What can the NZ Warriors learn from the Melbourne Storm?
It's said that Ngani Laumape got a bit of a fright when he arrived at the Hurricanes.
Now an All Black, Laumape first developed an understanding of the demands of professional sport while at the New Zealand Warriors. What he found the better Hurricanes' players were up to came as a surprise to him, though.
New team-mates such as Dane Coles, TJ Perenara, Beauden Barrett, Ardie Savea and Victor Vito were always training, always doing extras. Coles and Perenara would go to the extent of demanding players observe their days off, only to then sneak in for solo conditioning or skills sessions.
Laumape got the concept of people having to work on their deficiencies, but these guys were among Super Rugby's best performers. Why would they have to be working that hard? If anyone was entitled to cut the odd corner, it was them.
The Hurricanes went on to win the title that year, although not with much help from Laumape.
The second five-eighth copped the hint and reported for 2017 duty in much-improved shape. He went on to start in every match, earning All Blacks selection along the way.
At season's end Laumape was named Hurricanes' player of the year.
The purpose of this exercise is to look at what the Melbourne Storm do that consistently yields them better NRL results than Laumape's old team. The Warriors regularly boast a squad with more talent than most, yet have an alarming habit of finishing among the competition's stragglers.
Storm coach Craig Bellamy insists there's no secret to the side's sustained success.
"You build your foundation on having physically and mentally tough players and if you've got that you're going to be a competitive team. Our pre-season is pretty torrid and I think that gives us an advantage," Bellamy told Australian media at the start of this year.
"Our mentality is that you get through our pre-season, it doesn't matter what they throw at you through the season, on or off the field, you're going to be able to handle it. We make our pre-season difficult and challenging enough so that by the time we get to round one, we know that we're going to be hard to beat if we play to our potential."
The Storm have some star players and game drivers. That certainly helps. But it's worth remembering that the club's "big three" of Cameron Smith, Billy Slater and Cooper Cronk arrived as teenagers.
That's rather different to what the Warriors have done in recent times, in recruiting players such as Roger Tuivasa-Sheck, Kieran Foran and Issac Luke. They might play the same positions as the Storm trio, but were all established stars.
The Storm have enjoyed great success developing and spotting young players. Their late recruitment officer Darren Bell, for instance, was a regular visitor to New Zealand and players such as Jesse Bromwich, Sika Manu, Matt Duffie, Tohu Harris and Nelson Asofa-Solomona were the products of his work here.
Bellamy's other great ability has been to turn journeyman or unheralded players into quality first-graders. Former Wests Tigers wing Josh Addo-Carr is the latest in a long line of men Bellamy has been rewarded for giving a chance to.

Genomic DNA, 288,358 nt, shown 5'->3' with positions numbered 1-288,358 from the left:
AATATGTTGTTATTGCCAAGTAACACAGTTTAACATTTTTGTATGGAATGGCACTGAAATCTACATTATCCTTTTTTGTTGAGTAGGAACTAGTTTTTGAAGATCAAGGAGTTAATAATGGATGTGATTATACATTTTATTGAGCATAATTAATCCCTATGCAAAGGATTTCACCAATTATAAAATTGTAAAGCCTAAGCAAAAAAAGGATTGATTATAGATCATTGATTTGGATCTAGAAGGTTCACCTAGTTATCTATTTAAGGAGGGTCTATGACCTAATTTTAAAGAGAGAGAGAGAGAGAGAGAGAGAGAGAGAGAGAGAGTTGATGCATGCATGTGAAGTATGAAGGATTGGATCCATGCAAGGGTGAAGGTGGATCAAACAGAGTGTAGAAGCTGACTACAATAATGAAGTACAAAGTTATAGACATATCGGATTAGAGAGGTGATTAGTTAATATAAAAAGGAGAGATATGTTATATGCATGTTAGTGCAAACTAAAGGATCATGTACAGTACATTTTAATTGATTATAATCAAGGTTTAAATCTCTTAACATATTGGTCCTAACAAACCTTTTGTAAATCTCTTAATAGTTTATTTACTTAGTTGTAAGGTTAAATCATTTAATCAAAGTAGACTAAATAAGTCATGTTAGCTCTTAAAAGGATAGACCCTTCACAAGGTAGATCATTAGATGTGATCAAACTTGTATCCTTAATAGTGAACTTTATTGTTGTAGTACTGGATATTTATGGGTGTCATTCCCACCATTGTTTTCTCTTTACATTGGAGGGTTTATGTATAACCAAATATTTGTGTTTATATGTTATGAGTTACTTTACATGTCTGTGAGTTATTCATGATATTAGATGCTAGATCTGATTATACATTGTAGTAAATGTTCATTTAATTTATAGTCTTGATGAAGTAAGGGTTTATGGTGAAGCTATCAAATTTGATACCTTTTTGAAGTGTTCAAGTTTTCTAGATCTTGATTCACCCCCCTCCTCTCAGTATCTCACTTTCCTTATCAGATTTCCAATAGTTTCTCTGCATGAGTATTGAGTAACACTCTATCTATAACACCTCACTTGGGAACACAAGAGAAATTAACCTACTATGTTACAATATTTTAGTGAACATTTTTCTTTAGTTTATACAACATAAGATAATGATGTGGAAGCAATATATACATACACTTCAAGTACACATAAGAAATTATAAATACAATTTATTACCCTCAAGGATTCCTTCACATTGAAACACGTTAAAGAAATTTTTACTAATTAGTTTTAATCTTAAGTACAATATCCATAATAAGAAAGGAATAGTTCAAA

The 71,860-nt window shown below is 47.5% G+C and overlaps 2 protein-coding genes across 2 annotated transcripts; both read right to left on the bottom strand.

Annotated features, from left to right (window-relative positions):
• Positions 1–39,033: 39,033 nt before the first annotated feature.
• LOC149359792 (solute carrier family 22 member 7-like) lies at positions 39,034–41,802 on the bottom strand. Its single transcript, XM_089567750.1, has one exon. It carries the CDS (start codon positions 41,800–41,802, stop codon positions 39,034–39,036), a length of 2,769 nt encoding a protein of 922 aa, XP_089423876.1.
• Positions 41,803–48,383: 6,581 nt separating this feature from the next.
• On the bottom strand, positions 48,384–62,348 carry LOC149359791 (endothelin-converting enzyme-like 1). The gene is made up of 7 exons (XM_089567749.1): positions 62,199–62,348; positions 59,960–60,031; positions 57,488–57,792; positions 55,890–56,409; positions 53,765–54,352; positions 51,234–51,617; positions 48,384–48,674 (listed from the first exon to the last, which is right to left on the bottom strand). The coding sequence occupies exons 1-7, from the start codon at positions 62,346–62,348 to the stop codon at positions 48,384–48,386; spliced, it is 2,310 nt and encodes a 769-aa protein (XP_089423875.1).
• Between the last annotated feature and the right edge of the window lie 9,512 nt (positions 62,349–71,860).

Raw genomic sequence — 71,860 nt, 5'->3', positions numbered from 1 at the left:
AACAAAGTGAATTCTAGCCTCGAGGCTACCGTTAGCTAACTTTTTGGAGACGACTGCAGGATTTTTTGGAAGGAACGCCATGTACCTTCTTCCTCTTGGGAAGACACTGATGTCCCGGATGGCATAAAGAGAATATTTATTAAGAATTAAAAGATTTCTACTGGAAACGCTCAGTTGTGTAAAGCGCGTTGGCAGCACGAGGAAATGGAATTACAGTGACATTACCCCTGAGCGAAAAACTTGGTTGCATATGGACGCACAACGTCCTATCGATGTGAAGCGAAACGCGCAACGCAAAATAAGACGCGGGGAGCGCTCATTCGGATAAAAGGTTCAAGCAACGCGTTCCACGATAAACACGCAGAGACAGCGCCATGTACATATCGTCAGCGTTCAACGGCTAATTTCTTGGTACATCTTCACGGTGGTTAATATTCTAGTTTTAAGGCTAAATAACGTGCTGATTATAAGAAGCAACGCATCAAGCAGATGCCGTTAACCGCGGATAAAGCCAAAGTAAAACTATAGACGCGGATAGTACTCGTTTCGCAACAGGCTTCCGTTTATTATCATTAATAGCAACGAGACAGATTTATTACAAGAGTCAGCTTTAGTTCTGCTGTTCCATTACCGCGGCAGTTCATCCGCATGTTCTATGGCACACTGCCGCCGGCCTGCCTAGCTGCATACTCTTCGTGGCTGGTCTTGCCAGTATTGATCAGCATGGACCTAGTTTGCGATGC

Former utility forward Ryan Hinchcliffe is said to be among the coach's all-time favourites. Hinchcliffe wasn't a great physical specimen, didn't perform any amazing feats or possess a great array of skills, but he was the epitome of what Bellamy looks for in a player.
"Basically he said his type of player is mentally strong. But moreover he's consistent," Storm football director Frank Ponissi said of the footballers Bellamy favours.
"Even if he's not the best player in the competition or the best player in his position, if his best is at a certain level he certainly doesn't expect that player to be the best he can every single week. But he loves a player where their best and their worst is not much different."
Again, Smith, Slater and Cronk might be acclaimed players now, but their beginnings at the Storm were humble. None are giants or brutes but have worked hard, prepared well and learned.
There's obviously more to the Storm model than that, but it's amazing what can happen when you give something your very best effort.
Warriors coach Stephen Kearney knows all this. Once - along with halfback Stacey Jones - one of the Warriors' most valuable players, Kearney left for the Storm after the 1998 season and won a grand final with them the following year.
Respected for his leadership and work ethic in his playing days, Kearney's eventual reward was a spot on Bellamy's coaching staff.
Kearney will be as aware as anyone that - when you go through the Warriors' roster - there is a real shortage of players who would fit Bellamy's bill. Whether the odd player can transform themselves through hard work and will power remains to be seen, but the suspicion remains that the Warriors are a team with talent and no heart.
Respected television commentator - and Penrith Panthers general manager - Phil Gould doesn't have great faith in the club. Asked to offer a positive and negative about the Warriors this week, Gould could only provide the latter.
"Terrible," Gould said of the club.
"There's something wrong over there, I don't know what it is. It can't always be the coach.
"Since Ivan Cleary took them to a grand final in 2011 they've now had four coaches and we keep getting the same stuff out of them, the same rubbish. It should be a juggernaut but something just keeps going wrong over there and, looking forward, I don't know that it's going to be any better next season."